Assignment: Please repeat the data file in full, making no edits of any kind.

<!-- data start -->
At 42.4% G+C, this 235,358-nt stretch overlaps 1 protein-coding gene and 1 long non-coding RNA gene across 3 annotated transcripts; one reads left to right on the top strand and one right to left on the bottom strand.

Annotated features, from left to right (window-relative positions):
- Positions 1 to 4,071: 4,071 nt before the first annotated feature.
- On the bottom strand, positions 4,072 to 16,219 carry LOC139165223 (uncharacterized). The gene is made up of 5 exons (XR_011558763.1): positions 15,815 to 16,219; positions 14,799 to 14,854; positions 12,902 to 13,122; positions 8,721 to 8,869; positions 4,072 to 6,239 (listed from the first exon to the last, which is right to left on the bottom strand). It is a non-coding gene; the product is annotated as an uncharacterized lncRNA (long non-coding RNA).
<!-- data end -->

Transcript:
At 42.4% G+C, this 235,358-nt stretch overlaps 1 protein-coding gene and 1 long non-coding RNA gene across 3 annotated transcripts; one reads left to right on the top strand and one right to left on the bottom strand.

Annotated features, from left to right (window-relative positions):
- Positions 1 to 4,071: 4,071 nt before the first annotated feature.
- On the bottom strand, positions 4,072 to 16,219 carry LOC139165223 (uncharacterized). The gene is made up of 5 exons (XR_011558763.1): positions 15,815 to 16,219; positions 14,799 to 14,854; positions 12,902 to 13,122; positions 8,721 to 8,869; positions 4,072 to 6,239 (listed from the first exon to the last, which is right to left on the bottom strand). It is a non-coding gene; the product is annotated as an uncharacterized lncRNA (long non-coding RNA).